Walmart Supercenter Drives Smaller Walmart Out of Business
Posted on July 24, 2012 by jway
Community activists, small business owners and many researchers have long argued that Walmart endangers the viability of nearby small stores, forcing many to shut their doors. Last week, one more business closure offered strong evidence that it’s hard for small shops to get by in the presence of a Walmart Supercenter.
Ironically, Walmart drove its own 15,000-square-foot convenience-grocery store, the Walmart Express, out of business.
On Friday, the Chicago Tribune reported that a Walmart Express in Chicago’s West Chatham neighborhood is shutting its doors just six months after a Supercenter opened nearby. The company opened the smaller pilot store last July. In January, a new Walmart Supercenter opened across the parking lot, just 100 yards away. According to the story, “Walmart’s vision was to have the two stores complement each other… but increasingly customers were shopping at the Supercenter.”
Unsurprisingly, the Supercenter drew away the smaller store’s customers. Surprisingly, the Express’s pricing was comparable to the Supercenter’s, but the Express still couldn’t compete with the Supercenter. For the thousands of small businesses that struggle to stay above water when Walmart comes to town, the challenge is even greater, since they generally don’t have access to Walmart’s bottomless resources or its vast, globalized network of cheap goods.
The obvious implication for the small business community is that Supercenters really are a death sentence for many small businesses. This reinforces the results of multiple studies, which have traced the closure of small businesses and the decline of local downtowns to the opening of Walmart Supercenters. Most recently, a study of South Seattle’s Skyway neighborhood from 2012 shows that a new Walmart store could divert $25.38 million in sales per year from existing retailers and result in a loss of 6.4 fulltime jobs and $13.97 million in economic output over a 20-year period.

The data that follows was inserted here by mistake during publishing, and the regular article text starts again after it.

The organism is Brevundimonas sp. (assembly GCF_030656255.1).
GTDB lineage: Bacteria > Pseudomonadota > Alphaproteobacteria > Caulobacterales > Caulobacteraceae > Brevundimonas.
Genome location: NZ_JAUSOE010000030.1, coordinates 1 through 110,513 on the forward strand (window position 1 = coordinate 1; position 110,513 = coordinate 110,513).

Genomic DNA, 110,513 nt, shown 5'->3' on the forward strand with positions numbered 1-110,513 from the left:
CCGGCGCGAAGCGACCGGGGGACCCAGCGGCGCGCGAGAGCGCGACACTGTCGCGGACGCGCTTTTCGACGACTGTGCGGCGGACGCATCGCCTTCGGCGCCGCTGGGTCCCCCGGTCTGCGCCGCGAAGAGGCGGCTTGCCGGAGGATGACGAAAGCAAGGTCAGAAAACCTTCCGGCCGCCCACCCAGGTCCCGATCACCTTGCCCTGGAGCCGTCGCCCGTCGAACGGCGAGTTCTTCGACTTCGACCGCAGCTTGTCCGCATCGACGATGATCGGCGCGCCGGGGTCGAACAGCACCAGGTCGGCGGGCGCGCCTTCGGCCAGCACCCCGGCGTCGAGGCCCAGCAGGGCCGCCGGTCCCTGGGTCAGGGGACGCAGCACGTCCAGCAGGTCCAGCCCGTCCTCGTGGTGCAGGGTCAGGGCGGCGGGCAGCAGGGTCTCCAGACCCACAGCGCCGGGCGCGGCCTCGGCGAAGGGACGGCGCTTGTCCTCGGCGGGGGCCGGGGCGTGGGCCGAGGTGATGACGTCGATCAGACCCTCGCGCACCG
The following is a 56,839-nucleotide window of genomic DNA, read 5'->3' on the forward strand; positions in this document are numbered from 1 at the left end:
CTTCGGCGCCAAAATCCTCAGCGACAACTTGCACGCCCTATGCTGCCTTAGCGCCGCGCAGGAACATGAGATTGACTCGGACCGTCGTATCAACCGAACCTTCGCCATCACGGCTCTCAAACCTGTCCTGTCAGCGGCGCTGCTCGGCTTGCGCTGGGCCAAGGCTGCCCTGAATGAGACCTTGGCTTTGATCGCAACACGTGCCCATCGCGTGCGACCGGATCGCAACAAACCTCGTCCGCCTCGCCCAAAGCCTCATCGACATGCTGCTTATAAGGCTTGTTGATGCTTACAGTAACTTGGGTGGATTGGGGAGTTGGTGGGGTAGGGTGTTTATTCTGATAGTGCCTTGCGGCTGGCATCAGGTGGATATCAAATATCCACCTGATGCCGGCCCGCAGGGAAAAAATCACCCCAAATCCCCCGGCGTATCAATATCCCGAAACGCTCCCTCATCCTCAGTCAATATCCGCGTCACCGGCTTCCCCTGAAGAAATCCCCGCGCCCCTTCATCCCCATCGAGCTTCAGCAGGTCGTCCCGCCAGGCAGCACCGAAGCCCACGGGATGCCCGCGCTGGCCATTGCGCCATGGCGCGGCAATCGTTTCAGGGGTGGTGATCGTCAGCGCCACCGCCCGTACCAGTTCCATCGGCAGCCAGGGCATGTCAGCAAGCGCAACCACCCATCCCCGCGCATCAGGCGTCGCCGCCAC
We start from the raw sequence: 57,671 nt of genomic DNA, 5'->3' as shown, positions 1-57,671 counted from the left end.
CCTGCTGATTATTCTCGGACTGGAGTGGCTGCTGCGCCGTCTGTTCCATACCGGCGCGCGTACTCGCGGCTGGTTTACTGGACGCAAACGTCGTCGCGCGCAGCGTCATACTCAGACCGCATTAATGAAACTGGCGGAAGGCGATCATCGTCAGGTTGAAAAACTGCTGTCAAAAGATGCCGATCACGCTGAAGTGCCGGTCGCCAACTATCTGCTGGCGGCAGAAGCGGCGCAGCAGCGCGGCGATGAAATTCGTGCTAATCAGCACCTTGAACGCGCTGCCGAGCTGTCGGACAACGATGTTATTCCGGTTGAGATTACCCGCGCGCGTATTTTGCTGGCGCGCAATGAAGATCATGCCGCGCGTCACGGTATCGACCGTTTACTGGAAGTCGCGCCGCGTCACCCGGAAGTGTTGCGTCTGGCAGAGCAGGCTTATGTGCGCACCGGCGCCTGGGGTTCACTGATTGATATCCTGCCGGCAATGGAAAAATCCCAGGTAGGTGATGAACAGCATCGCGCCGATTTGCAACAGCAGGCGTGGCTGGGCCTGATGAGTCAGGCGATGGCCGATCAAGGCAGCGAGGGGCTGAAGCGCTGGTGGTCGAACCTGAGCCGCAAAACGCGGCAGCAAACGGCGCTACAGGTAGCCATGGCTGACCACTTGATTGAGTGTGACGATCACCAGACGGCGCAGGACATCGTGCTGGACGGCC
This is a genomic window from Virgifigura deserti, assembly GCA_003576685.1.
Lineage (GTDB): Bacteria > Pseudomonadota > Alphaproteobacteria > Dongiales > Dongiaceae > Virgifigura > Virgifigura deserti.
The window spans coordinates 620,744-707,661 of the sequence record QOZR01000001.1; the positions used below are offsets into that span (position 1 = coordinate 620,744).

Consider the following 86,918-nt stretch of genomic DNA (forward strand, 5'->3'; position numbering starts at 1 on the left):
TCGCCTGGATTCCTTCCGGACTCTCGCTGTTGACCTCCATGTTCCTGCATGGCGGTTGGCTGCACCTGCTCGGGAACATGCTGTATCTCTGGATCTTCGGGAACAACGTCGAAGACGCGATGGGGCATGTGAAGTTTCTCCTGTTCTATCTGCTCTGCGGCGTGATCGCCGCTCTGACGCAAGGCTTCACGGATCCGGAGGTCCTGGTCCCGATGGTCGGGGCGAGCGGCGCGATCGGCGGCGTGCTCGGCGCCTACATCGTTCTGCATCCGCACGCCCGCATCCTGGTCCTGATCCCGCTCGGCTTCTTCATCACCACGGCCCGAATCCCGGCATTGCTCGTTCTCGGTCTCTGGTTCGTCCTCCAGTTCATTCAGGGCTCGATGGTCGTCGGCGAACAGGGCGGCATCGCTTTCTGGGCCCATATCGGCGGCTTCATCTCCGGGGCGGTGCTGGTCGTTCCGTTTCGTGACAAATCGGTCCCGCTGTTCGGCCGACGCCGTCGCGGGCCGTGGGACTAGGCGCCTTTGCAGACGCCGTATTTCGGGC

The West Chatham store’s closure is also an early sign that Walmart’s second phase of experimentation with the Express format might be a flop. Walmart is facing increasing competition from dollar stores, and for some analysts, the Express format was to be the company’s solution.
Back in May, Walmart U.S. CEO Bill Simon announced that the 10 existing pilot Express stores were a “surprise success” when they turned a profit less than 12 months after opening. That was phase one. Phase two is the “density test,” where the company tries to figure out: “how many can you build in a market?” Apparently, the West Chatham store failed the company’s density test.
This post was written by Rebecca Cassler.